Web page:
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Prevalence of tobacco consumption among young physicians at a regional university hospital in southern Spain: a cross-sectional study.

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Abstract
The aim of the study is to analyse the prevalence of smoking among resident physicians at a regional university hospital. In addition, we examined the trends in the smoking behaviour of physicians in relation to results obtained in other studies carried out previously at this hospital, as well as those published nationally and internationally METHOD: A cross-sectional observational study evaluating tobacco consumption in young physicians was carried out at the level of secondary healthcare in a regional university hospital in Cordoba, Spain. All the study subjects were resident physicians who underwent a mandatory preliminary occupational health examination between 2012 and 2016. There was no sampling selection as anyone who took this examination was considered to be within the target population. We calculated the proportions of smokers, former smokers and non-smokers, with 95% CIs. Univariate and multivariate analyses (binary logistic regression) were used to analyse the results (P The response rate was 99.4%, with a sample size of 324 out of a possible 326 physicians. The average age was 28.6±3.7-DT-(95% CI 28.2 to 29.0), and 62.3% (202/324; 95% CI 57.3 to 67.2) were women. Smoking prevalence was 6.5% (21/324; 95% CI 3.5 to 9.3) with a further 5.2% (17/324; 95% CI 2.7 to 7.8) being ex-smokers. There were no significant differences in the prevalence of tobacco consumption according to age (P=0.266), sex (9.0% for men and 5.0% for women; P=0.128), medical specialty (P=0.651) or year of residency (P=0.975). A 52.7% decline in the number of young physician smokers was noted between 1986 and 2016 (95% CI -44.0 to -63.5), together with a 64.4% increase in non-smokers (95% CI 55.2 to 77.3). We observed a significantly low prevalence of tobacco use among trainee physicians in the cohort, an effect of new antismoking laws, with positive role model implications for new physicians and medical students.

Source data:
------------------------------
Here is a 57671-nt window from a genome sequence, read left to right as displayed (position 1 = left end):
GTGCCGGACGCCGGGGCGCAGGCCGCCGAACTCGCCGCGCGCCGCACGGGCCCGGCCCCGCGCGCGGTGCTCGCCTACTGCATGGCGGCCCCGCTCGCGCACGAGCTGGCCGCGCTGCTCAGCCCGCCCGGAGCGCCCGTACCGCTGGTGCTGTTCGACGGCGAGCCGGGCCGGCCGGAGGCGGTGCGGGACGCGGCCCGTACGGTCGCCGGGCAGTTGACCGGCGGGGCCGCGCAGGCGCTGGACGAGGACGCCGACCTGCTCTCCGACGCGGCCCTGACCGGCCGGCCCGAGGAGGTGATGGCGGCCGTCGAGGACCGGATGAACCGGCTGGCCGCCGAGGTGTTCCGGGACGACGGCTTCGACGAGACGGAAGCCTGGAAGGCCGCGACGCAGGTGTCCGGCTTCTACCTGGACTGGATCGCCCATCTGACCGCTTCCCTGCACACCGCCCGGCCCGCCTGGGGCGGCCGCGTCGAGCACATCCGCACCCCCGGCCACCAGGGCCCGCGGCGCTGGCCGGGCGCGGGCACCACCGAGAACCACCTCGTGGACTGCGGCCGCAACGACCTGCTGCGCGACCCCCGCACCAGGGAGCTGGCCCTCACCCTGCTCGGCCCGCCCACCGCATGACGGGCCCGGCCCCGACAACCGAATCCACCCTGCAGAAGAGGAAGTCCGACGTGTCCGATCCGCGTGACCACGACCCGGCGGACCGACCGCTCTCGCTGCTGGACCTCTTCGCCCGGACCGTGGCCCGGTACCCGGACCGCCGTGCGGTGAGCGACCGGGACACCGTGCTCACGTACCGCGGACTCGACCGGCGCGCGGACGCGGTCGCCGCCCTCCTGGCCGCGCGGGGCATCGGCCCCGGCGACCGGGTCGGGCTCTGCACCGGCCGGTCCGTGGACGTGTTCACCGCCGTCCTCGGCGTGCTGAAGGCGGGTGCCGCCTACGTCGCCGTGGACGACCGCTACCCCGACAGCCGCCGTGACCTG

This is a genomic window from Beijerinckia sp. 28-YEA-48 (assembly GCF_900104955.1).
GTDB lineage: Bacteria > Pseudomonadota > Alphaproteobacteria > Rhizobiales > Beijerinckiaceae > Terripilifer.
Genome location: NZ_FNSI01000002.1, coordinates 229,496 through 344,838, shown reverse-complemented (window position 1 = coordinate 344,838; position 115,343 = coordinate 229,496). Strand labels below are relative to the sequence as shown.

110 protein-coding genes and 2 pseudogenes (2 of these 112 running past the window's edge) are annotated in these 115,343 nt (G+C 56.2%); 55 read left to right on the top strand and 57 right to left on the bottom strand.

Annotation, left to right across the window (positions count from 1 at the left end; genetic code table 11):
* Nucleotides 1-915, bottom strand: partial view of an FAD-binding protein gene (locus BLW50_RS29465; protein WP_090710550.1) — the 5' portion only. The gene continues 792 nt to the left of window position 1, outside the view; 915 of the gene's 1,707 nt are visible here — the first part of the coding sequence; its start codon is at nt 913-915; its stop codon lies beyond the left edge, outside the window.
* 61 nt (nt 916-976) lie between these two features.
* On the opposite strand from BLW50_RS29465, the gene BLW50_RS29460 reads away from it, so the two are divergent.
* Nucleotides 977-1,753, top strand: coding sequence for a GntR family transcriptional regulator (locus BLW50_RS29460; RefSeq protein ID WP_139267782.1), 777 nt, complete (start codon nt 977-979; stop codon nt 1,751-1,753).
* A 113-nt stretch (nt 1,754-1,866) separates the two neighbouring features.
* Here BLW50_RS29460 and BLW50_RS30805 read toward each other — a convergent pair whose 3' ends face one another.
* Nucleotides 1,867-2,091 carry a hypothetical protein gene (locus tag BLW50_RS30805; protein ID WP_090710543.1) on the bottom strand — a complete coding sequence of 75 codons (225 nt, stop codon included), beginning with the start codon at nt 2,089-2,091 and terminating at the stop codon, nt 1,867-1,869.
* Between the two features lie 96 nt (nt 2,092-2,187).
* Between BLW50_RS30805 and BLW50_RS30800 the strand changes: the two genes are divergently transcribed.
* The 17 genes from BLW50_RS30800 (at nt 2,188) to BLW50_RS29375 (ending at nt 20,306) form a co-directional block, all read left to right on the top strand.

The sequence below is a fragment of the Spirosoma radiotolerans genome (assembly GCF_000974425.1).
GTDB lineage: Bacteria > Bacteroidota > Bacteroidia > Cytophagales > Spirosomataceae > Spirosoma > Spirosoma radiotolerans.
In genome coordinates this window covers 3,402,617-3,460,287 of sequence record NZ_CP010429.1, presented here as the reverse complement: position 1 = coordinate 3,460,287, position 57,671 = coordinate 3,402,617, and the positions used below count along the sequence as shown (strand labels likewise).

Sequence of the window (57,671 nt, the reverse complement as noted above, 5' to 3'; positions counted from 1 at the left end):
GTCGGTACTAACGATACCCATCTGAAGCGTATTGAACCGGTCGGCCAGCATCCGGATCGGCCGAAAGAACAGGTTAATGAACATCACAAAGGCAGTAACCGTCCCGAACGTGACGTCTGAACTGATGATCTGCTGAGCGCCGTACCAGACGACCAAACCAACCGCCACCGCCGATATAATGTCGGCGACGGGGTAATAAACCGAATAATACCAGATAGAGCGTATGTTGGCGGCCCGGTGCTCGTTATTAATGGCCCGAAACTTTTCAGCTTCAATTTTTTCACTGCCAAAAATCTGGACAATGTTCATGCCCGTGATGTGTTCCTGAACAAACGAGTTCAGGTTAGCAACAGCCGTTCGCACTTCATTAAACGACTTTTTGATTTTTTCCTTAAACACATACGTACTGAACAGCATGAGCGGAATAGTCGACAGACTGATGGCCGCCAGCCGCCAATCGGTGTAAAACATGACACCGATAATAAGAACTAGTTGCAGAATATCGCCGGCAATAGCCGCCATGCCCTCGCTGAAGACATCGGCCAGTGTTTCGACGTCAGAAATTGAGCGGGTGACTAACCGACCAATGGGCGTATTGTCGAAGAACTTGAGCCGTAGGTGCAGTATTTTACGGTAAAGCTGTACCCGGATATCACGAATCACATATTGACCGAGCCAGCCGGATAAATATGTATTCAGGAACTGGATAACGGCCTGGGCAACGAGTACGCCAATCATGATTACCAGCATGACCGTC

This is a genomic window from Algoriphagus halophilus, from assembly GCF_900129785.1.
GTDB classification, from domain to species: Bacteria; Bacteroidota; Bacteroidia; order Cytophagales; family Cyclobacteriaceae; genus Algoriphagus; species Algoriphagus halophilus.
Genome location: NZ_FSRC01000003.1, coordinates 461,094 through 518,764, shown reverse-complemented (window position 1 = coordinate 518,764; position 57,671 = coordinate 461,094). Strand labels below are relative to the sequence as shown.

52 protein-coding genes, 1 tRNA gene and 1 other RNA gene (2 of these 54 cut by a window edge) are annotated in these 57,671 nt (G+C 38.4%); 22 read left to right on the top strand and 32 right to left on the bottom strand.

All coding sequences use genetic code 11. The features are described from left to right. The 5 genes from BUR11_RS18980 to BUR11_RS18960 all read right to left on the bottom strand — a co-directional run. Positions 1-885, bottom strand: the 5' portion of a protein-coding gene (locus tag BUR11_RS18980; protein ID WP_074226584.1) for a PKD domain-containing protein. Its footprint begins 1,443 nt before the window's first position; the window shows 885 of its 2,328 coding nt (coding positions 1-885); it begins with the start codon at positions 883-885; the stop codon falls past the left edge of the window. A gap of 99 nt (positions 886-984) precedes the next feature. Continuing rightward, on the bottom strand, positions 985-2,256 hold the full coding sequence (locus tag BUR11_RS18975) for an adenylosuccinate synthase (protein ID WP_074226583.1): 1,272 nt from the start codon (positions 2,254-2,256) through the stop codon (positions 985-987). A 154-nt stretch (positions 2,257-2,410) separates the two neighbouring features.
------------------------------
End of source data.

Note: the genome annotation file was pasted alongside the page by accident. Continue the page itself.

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physicians, prevalence, smoking
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